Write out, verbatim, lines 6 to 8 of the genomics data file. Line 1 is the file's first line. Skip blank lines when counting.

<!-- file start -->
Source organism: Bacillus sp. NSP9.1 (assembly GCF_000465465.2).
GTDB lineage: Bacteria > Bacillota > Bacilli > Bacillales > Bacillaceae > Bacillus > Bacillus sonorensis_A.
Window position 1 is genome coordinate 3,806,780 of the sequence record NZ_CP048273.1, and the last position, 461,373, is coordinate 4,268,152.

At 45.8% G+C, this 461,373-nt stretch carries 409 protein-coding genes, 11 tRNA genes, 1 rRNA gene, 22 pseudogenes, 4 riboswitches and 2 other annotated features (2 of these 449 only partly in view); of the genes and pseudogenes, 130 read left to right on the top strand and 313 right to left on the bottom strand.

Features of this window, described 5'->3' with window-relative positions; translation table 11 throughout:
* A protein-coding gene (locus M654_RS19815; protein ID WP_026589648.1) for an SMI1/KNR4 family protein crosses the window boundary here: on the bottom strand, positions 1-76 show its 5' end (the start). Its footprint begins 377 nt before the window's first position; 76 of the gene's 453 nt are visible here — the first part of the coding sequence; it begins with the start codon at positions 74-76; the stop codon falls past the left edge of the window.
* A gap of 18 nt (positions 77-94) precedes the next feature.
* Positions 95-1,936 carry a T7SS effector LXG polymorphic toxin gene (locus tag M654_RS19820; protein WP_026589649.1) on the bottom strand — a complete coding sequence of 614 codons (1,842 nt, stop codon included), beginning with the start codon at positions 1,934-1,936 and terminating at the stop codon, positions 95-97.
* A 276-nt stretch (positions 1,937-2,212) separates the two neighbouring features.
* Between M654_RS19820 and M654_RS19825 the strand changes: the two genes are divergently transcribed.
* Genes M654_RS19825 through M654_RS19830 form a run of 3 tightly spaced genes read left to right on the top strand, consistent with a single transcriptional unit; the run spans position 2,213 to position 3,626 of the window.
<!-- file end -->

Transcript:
* A protein-coding gene (locus M654_RS19815; protein ID WP_026589648.1) for an SMI1/KNR4 family protein crosses the window boundary here: on the bottom strand, positions 1-76 show its 5' end (the start). Its footprint begins 377 nt before the window's first position; 76 of the gene's 453 nt are visible here — the first part of the coding sequence; it begins with the start codon at positions 74-76; the stop codon falls past the left edge of the window.
* A gap of 18 nt (positions 77-94) precedes the next feature.
* Positions 95-1,936 carry a T7SS effector LXG polymorphic toxin gene (locus tag M654_RS19820; protein WP_026589649.1) on the bottom strand — a complete coding sequence of 614 codons (1,842 nt, stop codon included), beginning with the start codon at positions 1,934-1,936 and terminating at the stop codon, positions 95-97.